In a 1979 essay entitled “Abortion and the Language of Unconsciousness,” contemporary Hindu spiritual master Ravindra-svarupa dasa (Dr. William  Deadwyler) explains Srila Prabhupada’s words in terms of a secular slippery slope argument, familiar to pro-lifers:

A (spiritually) conscious person will not kill even animals (much less very young humans) for his pleasure or convenience. Certainly the unconsciousness and brutality that allows us to erect factories of death for animals lay the groundwork for our treating humans in the same way.

In the March 1982 issue of Back to Godhead, another contemporary Hindu spiritual master, Srila Hridayananda dasa Goswami (Dr. Howard Resnick), comments on this shortcoming of the anti-abortion movement:

Insisting that human life begins at conception, the anti-abortion movement seeks to shock us into the awareness that abortion means killing – killing a human being rather than an animal, a bird, an insect, or a fish.

Thus although the movement calls itself “pro-life,” it is really “pro-human-life.” Its fudging with the terms “life” and “human life” reveals a disturbing assumption: that nonhuman life is somehow not actually life at all, or, if it is, then it is somehow not as “sacred” as human life and therefore not worth protecting….

If the pro-life movement can become part of a broader struggle to recognize the sacredness of all life…then undoubtedly it will attain great success.

No lay practitioner of bhakti-yoga nor ordained (initiated) with lifelong vows can take a stand against the killing of the unborn without simultaneously taking a stand against the killing of animals for food, clothing, sport, etc.

In his 1987 booklet, The New Abolitionists: Animal Rights and Human Liberation, subtitled, “An introduction to the ascendant animal rights movement, framed in the historical context of human emancipation and explained in the terminology of progressive thought and politics,” B.R. Boyd  similarly writes:

With more and more people sensing connections between the looming global violence of environmental collapse and thermonuclear war, on the one hand, and our various “localized” or specific violences of child abuse, sexual assault, class exploitation, etc., on the other, the message of the animal rights movement echoes an ancient Chinese Buddhist saying:

If you wish to know

Why there are disasters

Of armies and weapons in the world

Listen to the piteous cries

From the slaughterhouse at midnight

Whether viewed spiritually as karma or in secular, psychological terms as the natural result of our individual and collective psychic numbing to the suffering we inflict, it does seem that our violence comes back to haunt us — as we have sown, so are we reaping — and that the roots of our ecological and nuclear dilemma reach deep into our history and our psychology.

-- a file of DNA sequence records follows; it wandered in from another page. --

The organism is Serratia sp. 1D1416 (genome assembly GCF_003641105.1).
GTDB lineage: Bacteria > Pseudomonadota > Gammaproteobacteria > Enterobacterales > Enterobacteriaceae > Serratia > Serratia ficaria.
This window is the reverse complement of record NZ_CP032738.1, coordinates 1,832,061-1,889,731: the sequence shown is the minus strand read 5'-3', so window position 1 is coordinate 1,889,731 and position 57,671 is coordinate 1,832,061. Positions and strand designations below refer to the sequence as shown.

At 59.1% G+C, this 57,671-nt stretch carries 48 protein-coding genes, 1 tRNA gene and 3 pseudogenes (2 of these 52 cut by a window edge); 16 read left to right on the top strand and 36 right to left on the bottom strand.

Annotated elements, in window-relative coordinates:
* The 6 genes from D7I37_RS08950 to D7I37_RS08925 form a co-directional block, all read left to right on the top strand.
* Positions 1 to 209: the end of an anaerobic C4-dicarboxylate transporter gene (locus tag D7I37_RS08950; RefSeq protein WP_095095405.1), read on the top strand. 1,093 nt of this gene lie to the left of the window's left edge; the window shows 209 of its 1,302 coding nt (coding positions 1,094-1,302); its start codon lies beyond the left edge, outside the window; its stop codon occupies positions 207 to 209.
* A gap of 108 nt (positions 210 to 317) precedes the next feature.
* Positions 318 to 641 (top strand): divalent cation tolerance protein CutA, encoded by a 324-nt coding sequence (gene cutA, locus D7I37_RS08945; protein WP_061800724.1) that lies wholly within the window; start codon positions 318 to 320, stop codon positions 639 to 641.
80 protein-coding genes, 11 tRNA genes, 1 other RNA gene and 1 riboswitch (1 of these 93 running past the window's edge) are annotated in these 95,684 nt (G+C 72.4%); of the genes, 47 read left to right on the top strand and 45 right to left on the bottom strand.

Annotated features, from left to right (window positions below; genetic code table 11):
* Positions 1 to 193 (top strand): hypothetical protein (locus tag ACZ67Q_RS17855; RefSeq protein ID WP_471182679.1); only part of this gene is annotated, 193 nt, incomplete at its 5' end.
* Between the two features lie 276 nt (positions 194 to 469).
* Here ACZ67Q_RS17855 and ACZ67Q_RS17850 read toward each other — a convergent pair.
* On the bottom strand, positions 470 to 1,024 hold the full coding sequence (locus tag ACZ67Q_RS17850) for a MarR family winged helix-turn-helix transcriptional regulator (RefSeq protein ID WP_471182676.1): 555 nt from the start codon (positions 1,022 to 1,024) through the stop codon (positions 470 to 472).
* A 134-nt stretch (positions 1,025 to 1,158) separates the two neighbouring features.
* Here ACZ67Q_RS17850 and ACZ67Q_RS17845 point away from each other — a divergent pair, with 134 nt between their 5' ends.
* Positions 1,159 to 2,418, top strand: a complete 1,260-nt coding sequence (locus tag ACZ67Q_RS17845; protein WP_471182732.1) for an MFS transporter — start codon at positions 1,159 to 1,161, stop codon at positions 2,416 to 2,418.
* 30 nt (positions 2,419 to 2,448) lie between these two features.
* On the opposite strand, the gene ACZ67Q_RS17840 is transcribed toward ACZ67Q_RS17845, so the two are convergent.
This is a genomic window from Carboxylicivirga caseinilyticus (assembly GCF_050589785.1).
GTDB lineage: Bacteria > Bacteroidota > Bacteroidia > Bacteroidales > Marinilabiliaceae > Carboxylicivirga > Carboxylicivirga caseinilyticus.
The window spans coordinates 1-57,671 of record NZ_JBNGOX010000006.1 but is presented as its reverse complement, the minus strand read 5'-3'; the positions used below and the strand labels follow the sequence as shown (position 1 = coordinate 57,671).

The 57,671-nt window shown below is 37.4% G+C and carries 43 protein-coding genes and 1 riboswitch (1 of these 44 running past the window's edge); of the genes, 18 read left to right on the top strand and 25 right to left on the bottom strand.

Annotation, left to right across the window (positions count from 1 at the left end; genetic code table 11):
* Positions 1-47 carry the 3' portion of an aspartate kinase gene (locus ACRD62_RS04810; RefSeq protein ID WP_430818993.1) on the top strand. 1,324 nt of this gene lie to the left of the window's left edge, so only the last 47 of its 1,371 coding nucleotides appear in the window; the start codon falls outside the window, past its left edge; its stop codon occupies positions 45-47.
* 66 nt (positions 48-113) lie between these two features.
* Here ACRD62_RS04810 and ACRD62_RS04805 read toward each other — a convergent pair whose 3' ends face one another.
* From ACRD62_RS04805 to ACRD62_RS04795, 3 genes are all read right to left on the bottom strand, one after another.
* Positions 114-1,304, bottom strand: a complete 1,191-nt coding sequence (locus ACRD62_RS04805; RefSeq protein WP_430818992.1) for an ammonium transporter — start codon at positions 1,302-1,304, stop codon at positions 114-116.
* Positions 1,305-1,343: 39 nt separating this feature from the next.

It seems increasingly clear that a thoroughgoing solution to the big problems we face will require a radical change in many of our ways of thinking and feeling and being in the world. Radical ecofeminism and some other holistic perspectives are teaching us that an integral part of that change lies in learning to balance our intellect — including clear-headed analysis, which is essential — with our emotions, integrating head and heart, and developing circular and complete relationships with the earth and her creatures, as contrasted with the separated, linear patterns and the absolute primacy of intellect over feeling and intuition that seem to typify Western patriarchal thinking.

In the April 1995 issue of Harmony: Voices for a Just Future, a consistent-life magazine, Catholic civil rights activist Bernard Broussard similarly concludes:

our definition of war is much too limited and narrow. Wars and conflicts in the human kingdom will never be abolished or diminished until, as a pure matter of logic, it includes the cessation of war between the human and animal kingdoms.

For, if we be eaters of flesh, or wearers of fur, or participants in hunting animals, or in any way use our might against weakness, we are promoting, in no matter how seemingly insignificant a fashion, the spirit of war.

The “might makes right” mentality that makes abortion possible begins with what we humans do to other animals.

Animals are like children. If you can’t see toddlers as persons, how will you ever see zygotes and embryos as persons?

Again, Pythagoras warned: “Those who kill animals for food will be more prone than vegetarians to torture and kill their fellow men.”

 

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See the list of all our blog posts, put in categories.

Vasu Murti also wrote our blog post Suffering and Injustice Concern Us All

He’s the author of The Liberal Case against Abortion and

They Shall Not Hurt or Destroy: Animal Rights and Vegetarianism in the Western Religious Traditions